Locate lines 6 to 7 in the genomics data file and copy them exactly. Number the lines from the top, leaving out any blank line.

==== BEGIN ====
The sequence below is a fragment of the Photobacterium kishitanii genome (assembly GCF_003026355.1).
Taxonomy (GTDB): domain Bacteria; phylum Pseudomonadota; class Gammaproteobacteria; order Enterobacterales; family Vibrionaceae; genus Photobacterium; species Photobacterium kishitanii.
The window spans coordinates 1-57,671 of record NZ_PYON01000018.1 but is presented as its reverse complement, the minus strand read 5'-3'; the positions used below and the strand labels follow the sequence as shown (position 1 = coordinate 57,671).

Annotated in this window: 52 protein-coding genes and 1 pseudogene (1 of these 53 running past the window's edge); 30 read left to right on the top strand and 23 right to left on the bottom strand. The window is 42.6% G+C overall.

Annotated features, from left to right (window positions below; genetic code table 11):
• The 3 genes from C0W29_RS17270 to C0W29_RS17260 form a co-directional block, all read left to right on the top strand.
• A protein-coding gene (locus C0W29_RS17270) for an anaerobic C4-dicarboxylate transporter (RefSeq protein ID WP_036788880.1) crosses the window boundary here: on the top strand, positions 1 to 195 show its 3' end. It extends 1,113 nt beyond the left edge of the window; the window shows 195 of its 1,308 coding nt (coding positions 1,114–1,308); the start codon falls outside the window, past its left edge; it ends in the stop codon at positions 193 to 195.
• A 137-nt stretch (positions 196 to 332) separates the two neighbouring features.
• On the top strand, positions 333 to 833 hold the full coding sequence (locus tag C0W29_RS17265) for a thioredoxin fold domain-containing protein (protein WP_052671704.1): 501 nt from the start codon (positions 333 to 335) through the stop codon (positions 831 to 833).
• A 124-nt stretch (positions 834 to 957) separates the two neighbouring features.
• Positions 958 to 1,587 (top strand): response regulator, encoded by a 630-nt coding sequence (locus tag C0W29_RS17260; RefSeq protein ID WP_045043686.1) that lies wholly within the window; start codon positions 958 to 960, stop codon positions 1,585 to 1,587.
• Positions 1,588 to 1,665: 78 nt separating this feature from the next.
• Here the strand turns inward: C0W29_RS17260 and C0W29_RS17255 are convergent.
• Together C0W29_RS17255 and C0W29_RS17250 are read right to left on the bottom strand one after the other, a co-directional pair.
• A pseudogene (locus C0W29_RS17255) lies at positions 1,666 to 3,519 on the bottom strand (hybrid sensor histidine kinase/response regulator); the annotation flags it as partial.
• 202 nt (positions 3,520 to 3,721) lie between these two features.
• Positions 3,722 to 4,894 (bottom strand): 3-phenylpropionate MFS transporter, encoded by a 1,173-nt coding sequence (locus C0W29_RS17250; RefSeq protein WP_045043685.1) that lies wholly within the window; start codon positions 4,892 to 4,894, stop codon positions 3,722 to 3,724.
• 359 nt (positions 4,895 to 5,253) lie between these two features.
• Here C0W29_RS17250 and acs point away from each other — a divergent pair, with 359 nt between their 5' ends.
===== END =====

• The 3 genes from C0W29_RS17270 to C0W29_RS17260 form a co-directional block, all read left to right on the top strand.
• A protein-coding gene (locus C0W29_RS17270) for an anaerobic C4-dicarboxylate transporter (RefSeq protein ID WP_036788880.1) crosses the window boundary here: on the top strand, positions 1 to 195 show its 3' end. It extends 1,113 nt beyond the left edge of the window; the window shows 195 of its 1,308 coding nt (coding positions 1,114–1,308); the start codon falls outside the window, past its left edge; it ends in the stop codon at positions 193 to 195.